Some folks say use a spray acrylic clear gloss. I didn't have that hanging around but I did have two of the items suggested on Craftster:

1) Triple Thick Gloss Coating by DecoArt
2) Glossy Accents by Ranger

Note: Other suggestions were UTEE and clear nail polish.

So post shrinking, I slathered on a really thick layer of each of these. Here's what it looked like immediately after applying the goo:

Next, I check back 4 hours later and...

Darn. Ink bleedage. Close up...

Neither product was really designed for the purpose of sealing ink onto shrink plastic, and the directions on the ink jet Shrinky Dinks specifically recommend Krylon Acrylic Coat spray.

Now I am going to try this again, with Krylon spray underneath and photos of results will follow....

Etsy Sellers and Goodies from the Renegade Fair

As promised, here are some of the goodies I scored at the recent Austin Renegade Fair.

I pretty much freaked out at the Pretty Good Things booth. I had to ask for something "conservative" to arrive at this very cute and COMFORTABLE headband. (Most headbands give me a headache in about 5 minutes) She has lovely things, including an awesome bird nest headband, but I am in no way cool enough to wear such accessories. Nevertheless, I found several necessities to love.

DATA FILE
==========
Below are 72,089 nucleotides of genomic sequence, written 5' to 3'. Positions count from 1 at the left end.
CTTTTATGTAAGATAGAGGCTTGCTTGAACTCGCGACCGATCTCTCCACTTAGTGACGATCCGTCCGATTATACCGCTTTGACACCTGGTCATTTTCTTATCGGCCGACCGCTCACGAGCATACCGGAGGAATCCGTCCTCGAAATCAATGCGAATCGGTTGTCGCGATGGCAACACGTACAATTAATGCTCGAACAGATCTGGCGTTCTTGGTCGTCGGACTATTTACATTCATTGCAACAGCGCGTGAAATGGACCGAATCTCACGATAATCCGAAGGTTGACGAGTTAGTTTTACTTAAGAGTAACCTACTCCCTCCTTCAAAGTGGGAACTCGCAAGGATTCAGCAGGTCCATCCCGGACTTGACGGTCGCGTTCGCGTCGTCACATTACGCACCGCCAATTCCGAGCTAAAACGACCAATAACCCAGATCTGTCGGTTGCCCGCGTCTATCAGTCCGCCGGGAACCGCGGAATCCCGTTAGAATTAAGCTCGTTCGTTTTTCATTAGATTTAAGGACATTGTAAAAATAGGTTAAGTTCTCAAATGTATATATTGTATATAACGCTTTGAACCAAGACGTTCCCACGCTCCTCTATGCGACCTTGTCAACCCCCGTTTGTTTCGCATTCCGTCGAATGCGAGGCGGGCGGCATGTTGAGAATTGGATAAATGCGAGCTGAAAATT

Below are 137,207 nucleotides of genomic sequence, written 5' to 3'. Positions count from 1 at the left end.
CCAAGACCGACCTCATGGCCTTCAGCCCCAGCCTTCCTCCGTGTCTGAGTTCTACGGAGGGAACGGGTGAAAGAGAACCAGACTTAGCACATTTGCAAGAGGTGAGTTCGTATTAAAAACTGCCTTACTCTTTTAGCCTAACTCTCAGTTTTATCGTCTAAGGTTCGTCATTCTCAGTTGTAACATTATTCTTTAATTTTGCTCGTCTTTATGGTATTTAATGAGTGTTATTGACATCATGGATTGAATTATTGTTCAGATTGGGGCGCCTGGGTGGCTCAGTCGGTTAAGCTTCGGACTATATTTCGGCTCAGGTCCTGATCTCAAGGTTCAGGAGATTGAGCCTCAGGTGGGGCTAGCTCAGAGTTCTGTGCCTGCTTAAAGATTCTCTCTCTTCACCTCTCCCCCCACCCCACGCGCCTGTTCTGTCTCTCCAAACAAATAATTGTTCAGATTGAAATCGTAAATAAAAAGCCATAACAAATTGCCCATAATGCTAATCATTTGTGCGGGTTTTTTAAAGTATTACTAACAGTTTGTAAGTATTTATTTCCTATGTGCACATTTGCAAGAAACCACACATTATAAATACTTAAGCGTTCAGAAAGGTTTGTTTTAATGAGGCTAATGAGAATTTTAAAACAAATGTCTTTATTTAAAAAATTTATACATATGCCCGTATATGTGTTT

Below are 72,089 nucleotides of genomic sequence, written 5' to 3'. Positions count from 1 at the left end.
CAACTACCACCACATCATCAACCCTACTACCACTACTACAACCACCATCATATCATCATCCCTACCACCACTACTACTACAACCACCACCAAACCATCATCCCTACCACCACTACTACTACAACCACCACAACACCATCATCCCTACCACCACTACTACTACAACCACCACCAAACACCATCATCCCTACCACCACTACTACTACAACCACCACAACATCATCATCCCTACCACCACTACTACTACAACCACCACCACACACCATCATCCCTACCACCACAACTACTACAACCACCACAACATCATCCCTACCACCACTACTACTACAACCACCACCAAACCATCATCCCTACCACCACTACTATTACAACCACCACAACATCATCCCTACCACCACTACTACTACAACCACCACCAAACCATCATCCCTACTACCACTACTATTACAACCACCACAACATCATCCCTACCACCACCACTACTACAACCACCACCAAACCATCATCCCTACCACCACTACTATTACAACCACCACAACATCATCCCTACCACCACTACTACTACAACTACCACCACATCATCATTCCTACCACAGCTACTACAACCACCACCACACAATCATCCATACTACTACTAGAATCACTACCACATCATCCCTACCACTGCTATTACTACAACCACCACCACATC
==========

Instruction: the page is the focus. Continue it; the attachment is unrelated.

Danielle Maveal had a number of retro vintagey designs on silver pendants. It was difficult to choose, but I loved the birds (and the cameras, squirrels, and mushrooms!) and I really liked the scalloped edges on this one.

Krank Press is not from Texas but was thoughtful enough to create Texas Produce Calendars for the Austin Renegade show. I love, love, LOVE letterpress and could not resist this item.

I have long been a fan of etsy's YourSecretAdmrial. Everything in her shop is absolutely heart-able, and we share a love of airmail ephemera. Her hand bound books are so so good. I was delighted to be able to buy one from her booth although it was very difficult to make my choice. I decided on a palm sized book suitable for a tiny purse, although I doubt I will be able to bring myself to write in it. Flipping though it is highly satisfying.

Although not on Etsy, Jenny Hart of Sublime Stitching is worth mentioning since she is based out of Austin, Texas just like me, and...I had a few crafty rock star moments at the fair, and one involved visiting the Sublime Stitching Booth. I have 2 of Jenny Hart's books and her stitch-able stationery set. Now I have these 2 cool goodies as well:

Yay, Renegade Craft Fair!

Monday, May 24, 2010

Renegade Craft Fair

It was my first big show, and TONS of fun. If you live in a town that hosts a Renegade Craft Fair, GO because you won't be disappointed.

I took a few photos with my camera so I could have a few memories to take with me. Here is my booth...

You can find the list of Austin vendors at the show at the Renegade Craft Fair website. I did a little shopping and over the next week plan to share photos and shopping info on some of the yummy goodies I brought home with me.